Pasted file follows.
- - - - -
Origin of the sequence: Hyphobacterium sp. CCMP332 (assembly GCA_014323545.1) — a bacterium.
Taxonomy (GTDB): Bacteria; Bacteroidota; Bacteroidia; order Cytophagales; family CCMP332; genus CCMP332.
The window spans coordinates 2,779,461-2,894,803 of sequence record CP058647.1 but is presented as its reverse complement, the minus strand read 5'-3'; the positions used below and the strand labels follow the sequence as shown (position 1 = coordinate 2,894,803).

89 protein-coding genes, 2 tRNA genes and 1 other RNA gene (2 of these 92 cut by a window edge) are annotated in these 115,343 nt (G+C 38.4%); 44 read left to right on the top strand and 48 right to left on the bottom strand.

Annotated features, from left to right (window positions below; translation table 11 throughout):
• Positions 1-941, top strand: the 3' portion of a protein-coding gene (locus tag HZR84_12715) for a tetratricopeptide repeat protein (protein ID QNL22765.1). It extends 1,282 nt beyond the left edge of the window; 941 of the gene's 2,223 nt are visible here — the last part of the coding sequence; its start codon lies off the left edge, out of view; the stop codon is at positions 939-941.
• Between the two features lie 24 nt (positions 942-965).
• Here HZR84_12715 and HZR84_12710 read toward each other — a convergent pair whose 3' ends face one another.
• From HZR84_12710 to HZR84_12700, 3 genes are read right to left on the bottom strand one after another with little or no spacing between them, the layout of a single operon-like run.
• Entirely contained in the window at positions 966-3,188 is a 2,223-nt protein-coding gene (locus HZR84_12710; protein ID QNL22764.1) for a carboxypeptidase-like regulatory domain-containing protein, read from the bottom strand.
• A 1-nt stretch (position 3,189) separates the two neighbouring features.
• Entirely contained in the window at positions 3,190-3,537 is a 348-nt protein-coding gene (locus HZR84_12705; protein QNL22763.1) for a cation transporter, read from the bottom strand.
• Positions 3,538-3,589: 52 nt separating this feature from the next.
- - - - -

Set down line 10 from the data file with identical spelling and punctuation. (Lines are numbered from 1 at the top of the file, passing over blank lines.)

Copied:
• Entirely contained in the window at positions 966-3,188 is a 2,223-nt protein-coding gene (locus HZR84_12710; protein ID QNL22764.1) for a carboxypeptidase-like regulatory domain-containing protein, read from the bottom strand.